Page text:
2014-05-31 / Columnists

Maintaining Your Health on Mackinac

Air Travel and Blood Clots May Be Linked to Sudden Collapse
By Yvan Silva, M.D.

A phenomenon that is becoming better known is reported incidents of sudden collapse, in some cases, unexpected sudden death of individuals on long airline flights. With the development of larger modern aircraft and the availability and scheduling of longer and longer transcontinental flights, the risks are increasing. Long distance travel by land vehicles also poses such risks when travelers are confined and seated for long periods of time.

The anatomy of the veins of the lower extremities in humans consists of two systems – a superficial system, where the veins course under the skin, often visible in the feet, and a deep system, where the veins lie in the musculature and return all the blood into the pelvis en route to the heart. The two systems communicate with each other through perforators, small veins that pierce through the muscles and bring the superficial blood into the deep system. The venous system is a slow flow system, compared to the arterial system, where the blood flows rapidly in a pulsatile fashion.

Stagnation of blood in the venous system can lead to clots, when they dislodge from the walls of veins and travel toward the lungs. Depending on the size of the clots, the lungs can be affected very rapidly, leading to severe lack of oxygenation of blood and, possibly, death. This phenomenon, pulmonary embolism, is one well known condition that is rapidly fatal, within a few minutes, somewhat comparable in intensity to a massive heart attack, where the arterial system is shut off by critical interruption of blood flow to the heart muscle.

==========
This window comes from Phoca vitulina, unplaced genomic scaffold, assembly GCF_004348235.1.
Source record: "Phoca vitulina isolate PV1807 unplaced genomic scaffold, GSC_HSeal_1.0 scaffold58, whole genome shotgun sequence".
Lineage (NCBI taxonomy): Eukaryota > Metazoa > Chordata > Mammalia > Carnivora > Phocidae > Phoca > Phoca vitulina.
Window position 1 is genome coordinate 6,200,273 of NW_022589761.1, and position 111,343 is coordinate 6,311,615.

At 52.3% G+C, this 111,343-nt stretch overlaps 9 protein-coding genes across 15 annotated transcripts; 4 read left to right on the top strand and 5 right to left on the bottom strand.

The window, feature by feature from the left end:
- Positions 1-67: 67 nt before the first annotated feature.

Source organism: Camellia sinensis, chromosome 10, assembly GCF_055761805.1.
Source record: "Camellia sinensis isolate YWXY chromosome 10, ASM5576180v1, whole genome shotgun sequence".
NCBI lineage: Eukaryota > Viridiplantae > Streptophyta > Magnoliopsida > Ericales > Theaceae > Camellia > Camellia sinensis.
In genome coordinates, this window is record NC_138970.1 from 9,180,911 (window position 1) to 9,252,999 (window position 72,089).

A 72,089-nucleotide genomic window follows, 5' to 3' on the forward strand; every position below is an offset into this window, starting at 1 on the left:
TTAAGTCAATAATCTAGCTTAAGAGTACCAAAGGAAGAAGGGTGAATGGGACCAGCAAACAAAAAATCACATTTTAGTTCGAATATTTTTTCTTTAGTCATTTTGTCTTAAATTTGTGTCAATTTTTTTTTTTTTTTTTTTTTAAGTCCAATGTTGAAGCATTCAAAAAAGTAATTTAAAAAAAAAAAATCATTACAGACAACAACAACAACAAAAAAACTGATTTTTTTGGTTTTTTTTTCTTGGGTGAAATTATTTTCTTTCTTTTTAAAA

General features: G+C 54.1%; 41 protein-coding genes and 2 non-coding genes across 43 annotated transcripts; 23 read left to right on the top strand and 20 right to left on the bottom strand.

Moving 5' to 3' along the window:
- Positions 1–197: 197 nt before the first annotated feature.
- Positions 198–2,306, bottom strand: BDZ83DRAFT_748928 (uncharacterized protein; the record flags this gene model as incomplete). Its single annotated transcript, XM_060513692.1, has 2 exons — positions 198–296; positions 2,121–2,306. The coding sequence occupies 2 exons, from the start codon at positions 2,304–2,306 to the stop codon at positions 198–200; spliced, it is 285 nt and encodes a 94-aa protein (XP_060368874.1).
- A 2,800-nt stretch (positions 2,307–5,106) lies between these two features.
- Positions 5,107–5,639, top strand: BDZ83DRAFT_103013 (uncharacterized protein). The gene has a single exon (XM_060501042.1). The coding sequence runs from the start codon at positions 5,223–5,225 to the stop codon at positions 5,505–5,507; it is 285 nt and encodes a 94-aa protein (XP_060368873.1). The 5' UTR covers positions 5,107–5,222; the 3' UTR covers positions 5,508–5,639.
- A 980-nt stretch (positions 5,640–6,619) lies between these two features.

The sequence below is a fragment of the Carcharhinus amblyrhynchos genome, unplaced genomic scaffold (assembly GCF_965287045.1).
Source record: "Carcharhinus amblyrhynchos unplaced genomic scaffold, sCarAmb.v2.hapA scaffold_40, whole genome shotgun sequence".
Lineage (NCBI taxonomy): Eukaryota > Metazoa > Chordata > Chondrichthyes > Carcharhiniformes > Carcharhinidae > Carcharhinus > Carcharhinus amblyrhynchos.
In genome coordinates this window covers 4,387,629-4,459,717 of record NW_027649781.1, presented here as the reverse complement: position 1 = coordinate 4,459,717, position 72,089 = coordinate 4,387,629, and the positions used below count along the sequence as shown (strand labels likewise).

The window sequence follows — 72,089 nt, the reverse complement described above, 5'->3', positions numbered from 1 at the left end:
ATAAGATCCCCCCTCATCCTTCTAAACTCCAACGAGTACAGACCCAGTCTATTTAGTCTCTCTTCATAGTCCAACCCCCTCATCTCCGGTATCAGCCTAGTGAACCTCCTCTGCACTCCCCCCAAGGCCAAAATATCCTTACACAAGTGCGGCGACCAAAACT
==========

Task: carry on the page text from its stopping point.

The deep veins of the lower extremities contain valves, which allow a one-way flow to the heart. Indeed, the legs are known to physiologists as a “peripheral” heart, in that the muscles are constantly milking blood towards the heart; even in the standing position, blood flows against gravity upwards, enhanced by this mechanism of muscle tonicity.

As the world continues to shrink with rapid, long distance travel, people drive long distances and fly long distances for long periods of times in a sedentary state, most often in a sitting or reclining position. Venous flow from the lower extremities becomes impeded for these long periods, leading to stagnation of blood and increased risk for clot formation. Long car and train rides may well cause this condition, but flying is more likely to, perhaps because of low air pressure and oxygen levels.

Deep Venous Thrombosis (DVT) is a term that is common to people in the travel business. It is also termed the economy class syndrome, where passengers sit in small, tight seats in cramped, close cabins without the available opportunity to walk around and stretch. Narrow aisles are blocked regularly with food and beverage service. It’s a wonder that DVT is not more commonly reported than it is. Indeed, it is thought that clotting does occur commonly, but the clots are liquefied by natural physiological defenses and don’t lead to clinical problems. Incidentally, these problems are also seen in first class and business class travelers, but less frequently, perhaps because of the availability of larger seats and more leg room. Sitting for many hours without moving around slows down the blood return from the legs, leading to stickiness of blood components to form clots. Small clots may form and dissolve naturally, without the passenger even becoming aware of their occurrence.